Schooling, Family Background, and Adoption: Is it Nature or is it Nurture?
AbstractWhen parents are more educated, their children tend to receive more schooling as well. Does this occur because parental ability is passed on genetically or because more educated parents provide a better environment for children to flourish? Using an intergenerational sample of families, we estimate on the basis of a comparison of biological and adopted children that at most 65 percent of the parental ability is genetically transmitted.
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Bibliographic InfoPaper provided by Institute for the Study of Labor (IZA) in its series IZA Discussion Papers with number 247.
Length: 35 pages
Date of creation: Jan 2001
Date of revision:
Publication status: published in: Journal of Political Economy, 2003, 111 (3), 611-641
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Other versions of this item:
- Erik Plug & Wim Vijverberg, 2003. "Schooling, Family Background, and Adoption: Is It Nature or Is It Nurture?," Journal of Political Economy, University of Chicago Press, vol. 111(3), pages 611-641, June.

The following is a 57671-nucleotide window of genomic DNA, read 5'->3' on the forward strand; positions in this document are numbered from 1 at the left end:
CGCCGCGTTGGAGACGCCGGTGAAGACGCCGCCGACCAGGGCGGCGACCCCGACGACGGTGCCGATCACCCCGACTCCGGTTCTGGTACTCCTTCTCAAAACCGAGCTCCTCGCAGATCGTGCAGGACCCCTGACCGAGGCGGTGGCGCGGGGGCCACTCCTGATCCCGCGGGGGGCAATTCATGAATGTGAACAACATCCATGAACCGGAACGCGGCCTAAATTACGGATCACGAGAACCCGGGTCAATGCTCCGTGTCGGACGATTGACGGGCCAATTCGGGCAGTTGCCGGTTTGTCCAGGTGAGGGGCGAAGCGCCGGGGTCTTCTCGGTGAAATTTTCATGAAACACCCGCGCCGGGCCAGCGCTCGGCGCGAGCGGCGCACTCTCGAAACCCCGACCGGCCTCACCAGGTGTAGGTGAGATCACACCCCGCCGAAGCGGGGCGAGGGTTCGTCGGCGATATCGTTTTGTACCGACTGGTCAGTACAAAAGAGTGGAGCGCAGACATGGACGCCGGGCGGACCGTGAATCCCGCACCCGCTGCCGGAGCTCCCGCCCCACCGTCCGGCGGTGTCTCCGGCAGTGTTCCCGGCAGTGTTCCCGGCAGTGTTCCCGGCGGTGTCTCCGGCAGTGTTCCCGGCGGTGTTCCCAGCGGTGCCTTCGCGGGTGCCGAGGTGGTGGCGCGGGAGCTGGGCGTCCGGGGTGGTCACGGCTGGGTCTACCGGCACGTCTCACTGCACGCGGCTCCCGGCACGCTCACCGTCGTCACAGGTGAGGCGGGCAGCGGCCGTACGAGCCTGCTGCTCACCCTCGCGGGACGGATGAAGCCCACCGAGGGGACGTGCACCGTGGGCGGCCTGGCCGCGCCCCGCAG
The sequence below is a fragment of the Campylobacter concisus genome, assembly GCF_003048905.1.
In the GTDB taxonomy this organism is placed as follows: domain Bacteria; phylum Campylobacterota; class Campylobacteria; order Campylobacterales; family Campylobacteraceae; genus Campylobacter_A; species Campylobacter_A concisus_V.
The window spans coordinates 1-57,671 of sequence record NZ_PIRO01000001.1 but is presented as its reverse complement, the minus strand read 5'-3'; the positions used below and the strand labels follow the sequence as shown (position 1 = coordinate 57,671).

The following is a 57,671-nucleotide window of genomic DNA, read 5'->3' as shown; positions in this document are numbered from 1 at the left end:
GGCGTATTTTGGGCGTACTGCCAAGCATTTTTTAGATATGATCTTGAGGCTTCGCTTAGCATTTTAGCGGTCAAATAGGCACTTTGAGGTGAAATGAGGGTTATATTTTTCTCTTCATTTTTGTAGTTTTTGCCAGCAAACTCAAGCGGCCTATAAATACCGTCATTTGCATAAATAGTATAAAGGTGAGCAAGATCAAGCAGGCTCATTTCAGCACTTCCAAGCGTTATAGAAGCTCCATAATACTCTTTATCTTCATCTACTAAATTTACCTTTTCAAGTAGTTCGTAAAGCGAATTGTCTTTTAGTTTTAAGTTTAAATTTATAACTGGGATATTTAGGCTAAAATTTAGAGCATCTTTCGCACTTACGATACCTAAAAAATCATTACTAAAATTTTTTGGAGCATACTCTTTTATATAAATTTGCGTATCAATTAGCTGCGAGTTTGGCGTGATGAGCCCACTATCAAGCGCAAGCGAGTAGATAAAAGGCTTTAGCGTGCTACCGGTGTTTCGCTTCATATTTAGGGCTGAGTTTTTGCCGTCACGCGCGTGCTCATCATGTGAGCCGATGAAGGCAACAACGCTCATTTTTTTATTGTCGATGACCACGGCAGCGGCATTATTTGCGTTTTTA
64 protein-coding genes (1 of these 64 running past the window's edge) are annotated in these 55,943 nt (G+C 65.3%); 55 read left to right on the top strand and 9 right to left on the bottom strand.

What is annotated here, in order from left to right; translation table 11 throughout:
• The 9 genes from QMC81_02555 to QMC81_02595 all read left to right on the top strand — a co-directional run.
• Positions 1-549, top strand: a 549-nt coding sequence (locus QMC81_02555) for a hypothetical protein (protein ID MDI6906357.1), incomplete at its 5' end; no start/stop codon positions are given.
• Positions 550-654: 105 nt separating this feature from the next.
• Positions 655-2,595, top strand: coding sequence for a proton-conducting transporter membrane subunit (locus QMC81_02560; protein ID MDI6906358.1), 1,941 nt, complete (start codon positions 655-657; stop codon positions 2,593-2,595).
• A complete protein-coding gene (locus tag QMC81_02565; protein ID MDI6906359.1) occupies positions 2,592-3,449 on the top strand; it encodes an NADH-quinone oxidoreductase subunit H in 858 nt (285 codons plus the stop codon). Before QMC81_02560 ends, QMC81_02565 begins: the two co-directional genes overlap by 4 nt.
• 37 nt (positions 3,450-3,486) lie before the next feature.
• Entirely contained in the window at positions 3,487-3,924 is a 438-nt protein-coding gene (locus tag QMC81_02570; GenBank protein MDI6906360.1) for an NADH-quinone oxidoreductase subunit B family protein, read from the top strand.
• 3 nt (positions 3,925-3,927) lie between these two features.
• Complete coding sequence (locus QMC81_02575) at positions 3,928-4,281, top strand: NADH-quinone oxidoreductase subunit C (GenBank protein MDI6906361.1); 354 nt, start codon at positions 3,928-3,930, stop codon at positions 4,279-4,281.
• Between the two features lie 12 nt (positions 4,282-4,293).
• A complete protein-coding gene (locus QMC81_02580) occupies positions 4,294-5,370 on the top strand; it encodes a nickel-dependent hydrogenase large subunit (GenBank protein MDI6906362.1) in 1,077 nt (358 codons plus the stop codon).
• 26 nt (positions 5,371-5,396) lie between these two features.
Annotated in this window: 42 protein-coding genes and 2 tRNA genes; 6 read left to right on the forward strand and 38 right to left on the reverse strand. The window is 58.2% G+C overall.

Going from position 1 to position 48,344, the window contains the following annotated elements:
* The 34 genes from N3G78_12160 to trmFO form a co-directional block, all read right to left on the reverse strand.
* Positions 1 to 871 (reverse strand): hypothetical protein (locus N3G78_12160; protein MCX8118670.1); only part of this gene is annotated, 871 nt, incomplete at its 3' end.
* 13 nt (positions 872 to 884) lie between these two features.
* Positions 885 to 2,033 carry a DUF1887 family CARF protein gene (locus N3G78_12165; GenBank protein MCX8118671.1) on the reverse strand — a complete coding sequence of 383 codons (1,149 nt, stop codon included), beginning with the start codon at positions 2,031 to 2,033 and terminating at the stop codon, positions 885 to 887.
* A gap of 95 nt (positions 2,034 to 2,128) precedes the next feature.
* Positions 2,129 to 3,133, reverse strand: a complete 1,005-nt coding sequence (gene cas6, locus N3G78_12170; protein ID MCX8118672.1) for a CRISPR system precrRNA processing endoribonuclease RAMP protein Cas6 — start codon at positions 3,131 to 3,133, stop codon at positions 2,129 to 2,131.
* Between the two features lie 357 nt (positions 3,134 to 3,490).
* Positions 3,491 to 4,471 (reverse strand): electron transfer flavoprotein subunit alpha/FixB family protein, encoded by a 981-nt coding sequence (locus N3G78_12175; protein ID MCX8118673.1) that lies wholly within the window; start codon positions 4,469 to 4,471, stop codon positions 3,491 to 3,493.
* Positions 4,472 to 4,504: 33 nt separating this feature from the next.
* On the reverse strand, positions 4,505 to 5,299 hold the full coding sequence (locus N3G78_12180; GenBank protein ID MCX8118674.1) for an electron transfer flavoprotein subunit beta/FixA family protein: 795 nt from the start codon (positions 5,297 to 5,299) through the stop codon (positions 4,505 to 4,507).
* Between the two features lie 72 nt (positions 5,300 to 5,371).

- Plug, Erik & Vijverberg, Wim, 2000. "Schooling, Family Background, and Adoption: Is It Nature of Is It Nurture?," Discussion Papers 736, The Research Institute of the Finnish Economy.
- I21 - Health, Education, and Welfare - - Education - - - Analysis of Education
- J13 - Labor and Demographic Economics - - Demographic Economics - - - Fertility; Family Planning; Child Care; Children; Youth
- J24 - Labor and Demographic Economics - - Demand and Supply of Labor - - - Human Capital; Skills; Occupational Choice; Labor Productivity
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